Look Up, There’s a Star Party on Mt. Tabor

By Midge Pierce

If December holds a certain stargazing fascination for you (or you just want to scan the skies for Santa), consider trekking up Mt. Tabor on a rare, clear winter’s night to find Mark “Starman” Seibold. For decades, he’s been setting up his telescopes on the caldera as well as in the Pearl, in the Gorge and across 10,000 miles in the US, into Canada.   

The autumn season’s star-studded nights made Seibold a Mt. Tabor regular, hauling up his red, research-grade telescope Big Bertha and inviting the public to see the craters of the moon or the rings of Saturn through his smaller, adjustable scope. When viewers line up, Seibold calls it a star party.  

His sidewalk astronomy was inspired by the late “pitchman to the stars” John Dobson, who called astronomy the people’s science. 

Seibold got his first telescope at age thirteen and says astronomy unlocks mysteries and opens understanding. 

The self-proclaimed artist-astronomer-solar prophet and CEO of Mark’s Cosmic Light has worked in tech, been an adjunct professor, radio lecturer and Burning Man devotee. He was once labeled Commander of the Universe by a stargazer amazed at the celestial detail seen through Big Bertha’s viewfinder.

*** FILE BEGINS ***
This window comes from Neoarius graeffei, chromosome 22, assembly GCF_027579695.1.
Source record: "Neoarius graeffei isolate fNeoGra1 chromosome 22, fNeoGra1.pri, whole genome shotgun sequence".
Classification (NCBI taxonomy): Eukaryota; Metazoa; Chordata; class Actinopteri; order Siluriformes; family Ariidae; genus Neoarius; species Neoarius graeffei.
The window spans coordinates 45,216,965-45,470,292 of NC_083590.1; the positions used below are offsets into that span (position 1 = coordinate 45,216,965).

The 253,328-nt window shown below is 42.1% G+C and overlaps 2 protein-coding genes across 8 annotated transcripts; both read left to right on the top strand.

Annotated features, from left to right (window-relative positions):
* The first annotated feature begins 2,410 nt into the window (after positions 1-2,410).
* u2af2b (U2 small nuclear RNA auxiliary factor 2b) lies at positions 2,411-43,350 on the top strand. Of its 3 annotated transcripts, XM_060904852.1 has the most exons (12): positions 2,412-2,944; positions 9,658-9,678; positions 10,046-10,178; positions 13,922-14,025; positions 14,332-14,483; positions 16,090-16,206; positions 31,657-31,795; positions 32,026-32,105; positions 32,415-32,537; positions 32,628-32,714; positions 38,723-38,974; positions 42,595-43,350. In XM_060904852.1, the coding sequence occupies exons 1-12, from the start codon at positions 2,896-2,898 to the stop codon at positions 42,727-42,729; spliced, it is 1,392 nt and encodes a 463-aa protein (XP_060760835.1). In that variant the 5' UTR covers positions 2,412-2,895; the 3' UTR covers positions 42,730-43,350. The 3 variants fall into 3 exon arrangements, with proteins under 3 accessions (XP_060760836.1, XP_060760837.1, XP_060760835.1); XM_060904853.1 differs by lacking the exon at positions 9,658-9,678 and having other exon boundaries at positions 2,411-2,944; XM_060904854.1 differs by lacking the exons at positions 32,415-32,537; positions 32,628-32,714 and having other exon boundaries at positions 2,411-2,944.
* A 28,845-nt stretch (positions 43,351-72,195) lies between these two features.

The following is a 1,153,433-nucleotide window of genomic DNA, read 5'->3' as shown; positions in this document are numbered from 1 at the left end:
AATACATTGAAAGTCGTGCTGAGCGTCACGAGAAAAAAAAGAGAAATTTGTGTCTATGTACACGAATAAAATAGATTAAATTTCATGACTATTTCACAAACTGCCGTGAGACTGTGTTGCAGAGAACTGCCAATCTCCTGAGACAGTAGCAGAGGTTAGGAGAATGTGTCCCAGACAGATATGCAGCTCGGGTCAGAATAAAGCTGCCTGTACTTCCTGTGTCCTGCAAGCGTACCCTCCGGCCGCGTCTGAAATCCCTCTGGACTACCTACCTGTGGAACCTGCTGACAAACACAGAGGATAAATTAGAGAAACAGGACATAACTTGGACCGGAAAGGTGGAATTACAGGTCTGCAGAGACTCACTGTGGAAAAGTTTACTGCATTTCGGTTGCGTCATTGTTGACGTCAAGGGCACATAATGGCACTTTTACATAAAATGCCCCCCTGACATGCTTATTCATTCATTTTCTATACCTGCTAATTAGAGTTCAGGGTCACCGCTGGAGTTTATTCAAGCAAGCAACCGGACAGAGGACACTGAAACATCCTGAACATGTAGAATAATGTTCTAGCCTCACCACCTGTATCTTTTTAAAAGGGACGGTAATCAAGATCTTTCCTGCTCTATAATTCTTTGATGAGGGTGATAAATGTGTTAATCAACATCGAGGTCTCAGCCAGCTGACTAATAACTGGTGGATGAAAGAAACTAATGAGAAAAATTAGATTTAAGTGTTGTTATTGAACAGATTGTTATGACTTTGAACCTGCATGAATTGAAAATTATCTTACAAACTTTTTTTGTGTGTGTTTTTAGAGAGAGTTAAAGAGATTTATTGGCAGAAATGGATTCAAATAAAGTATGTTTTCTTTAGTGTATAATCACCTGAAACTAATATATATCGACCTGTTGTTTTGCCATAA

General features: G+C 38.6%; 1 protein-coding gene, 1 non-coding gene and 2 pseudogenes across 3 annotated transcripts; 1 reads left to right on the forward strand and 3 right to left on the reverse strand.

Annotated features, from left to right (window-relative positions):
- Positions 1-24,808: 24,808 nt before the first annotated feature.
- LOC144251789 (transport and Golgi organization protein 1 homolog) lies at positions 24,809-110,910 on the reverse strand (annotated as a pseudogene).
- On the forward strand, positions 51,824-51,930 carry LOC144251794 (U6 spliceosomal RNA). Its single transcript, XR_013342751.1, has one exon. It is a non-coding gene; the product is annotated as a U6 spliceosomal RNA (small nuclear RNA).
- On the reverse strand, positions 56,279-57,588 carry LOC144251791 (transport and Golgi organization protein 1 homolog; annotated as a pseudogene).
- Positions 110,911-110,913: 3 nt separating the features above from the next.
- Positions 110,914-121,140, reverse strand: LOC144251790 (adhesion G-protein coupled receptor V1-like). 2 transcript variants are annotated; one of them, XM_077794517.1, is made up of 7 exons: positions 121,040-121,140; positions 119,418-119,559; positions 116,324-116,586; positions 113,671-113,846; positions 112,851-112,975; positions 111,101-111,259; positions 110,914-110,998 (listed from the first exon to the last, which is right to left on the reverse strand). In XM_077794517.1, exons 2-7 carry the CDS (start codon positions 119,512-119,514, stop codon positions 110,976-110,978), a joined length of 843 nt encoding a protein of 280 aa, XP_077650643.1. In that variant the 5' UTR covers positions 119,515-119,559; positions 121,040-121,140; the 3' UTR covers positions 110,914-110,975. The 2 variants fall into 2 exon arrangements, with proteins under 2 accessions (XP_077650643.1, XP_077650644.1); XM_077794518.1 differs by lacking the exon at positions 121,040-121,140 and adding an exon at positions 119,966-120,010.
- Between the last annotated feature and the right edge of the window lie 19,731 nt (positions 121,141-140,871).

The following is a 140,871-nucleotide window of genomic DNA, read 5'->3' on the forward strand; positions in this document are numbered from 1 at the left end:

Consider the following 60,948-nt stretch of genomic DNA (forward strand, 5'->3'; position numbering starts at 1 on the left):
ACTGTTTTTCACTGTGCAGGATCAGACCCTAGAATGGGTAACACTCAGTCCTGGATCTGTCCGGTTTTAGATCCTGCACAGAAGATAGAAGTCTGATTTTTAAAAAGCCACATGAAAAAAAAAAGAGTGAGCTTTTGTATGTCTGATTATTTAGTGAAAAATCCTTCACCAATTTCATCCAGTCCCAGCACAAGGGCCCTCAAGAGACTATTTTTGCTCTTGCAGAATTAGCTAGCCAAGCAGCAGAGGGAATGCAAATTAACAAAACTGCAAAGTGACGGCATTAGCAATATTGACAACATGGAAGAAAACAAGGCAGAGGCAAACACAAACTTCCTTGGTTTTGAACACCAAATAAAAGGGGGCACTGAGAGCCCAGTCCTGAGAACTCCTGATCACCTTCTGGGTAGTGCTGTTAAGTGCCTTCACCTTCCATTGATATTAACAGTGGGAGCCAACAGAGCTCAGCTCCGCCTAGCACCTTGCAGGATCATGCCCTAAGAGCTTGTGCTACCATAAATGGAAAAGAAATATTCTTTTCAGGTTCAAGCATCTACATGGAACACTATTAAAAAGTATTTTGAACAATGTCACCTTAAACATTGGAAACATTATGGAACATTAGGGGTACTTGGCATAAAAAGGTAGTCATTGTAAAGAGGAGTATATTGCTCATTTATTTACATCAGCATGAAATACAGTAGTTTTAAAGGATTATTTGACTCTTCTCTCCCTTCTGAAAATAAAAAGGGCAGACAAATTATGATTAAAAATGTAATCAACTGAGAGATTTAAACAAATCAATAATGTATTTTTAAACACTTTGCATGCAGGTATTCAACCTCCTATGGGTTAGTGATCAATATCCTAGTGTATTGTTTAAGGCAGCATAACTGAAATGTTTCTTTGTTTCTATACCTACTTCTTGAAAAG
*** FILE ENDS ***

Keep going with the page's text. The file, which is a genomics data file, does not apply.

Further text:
While every night can offer new reveals, 2017’s Solar Eclipse remains a high point that Seibold shared, with hundreds in a Central Oregon park. He’s also witnessed the aurora borealis from Vista House. “You don’t have to go to Alaska to see it,” he says. 

Last month’s anticipated passage of Mercury across the Sun was a bust locally under bloated clouds but Seibold scrambled out to Forest Grove’s clearer skies to catch the last moments of the solar crossing of a planet 1/400th the size of the sun.   

Come out some clear winter’s night when Seibold shares his “Dobsonian” scope, climb your neighborhood mountain to look through Big Bertha’s eyepiece. If you don’t see Santa, a certain Christmas star or even a UFO (Seibold has explanations) make a donation to thank Starman for sharing his pursuit of the cosmos – for heaven’s sake.  

See Seibold’s Facebook page for his latest news, discoveries and planned events.

Look Up, There’s a Star Party on Mt. Tabor

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